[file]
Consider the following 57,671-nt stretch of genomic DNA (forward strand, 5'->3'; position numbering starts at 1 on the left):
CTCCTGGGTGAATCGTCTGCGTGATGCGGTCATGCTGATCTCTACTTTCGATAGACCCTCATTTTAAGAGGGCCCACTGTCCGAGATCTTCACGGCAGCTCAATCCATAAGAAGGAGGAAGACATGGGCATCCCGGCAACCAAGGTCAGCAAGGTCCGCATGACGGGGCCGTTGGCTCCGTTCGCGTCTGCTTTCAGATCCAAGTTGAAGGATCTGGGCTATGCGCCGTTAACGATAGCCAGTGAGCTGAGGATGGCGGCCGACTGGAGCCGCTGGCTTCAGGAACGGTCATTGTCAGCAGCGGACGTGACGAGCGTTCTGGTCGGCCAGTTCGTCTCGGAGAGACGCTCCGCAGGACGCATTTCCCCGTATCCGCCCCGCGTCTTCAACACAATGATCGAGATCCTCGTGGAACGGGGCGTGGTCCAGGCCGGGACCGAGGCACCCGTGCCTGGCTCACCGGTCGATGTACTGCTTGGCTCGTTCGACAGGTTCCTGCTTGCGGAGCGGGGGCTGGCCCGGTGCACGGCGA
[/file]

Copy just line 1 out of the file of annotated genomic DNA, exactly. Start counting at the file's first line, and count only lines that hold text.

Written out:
Consider the following 57,671-nt stretch of genomic DNA (forward strand, 5'->3'; position numbering starts at 1 on the left):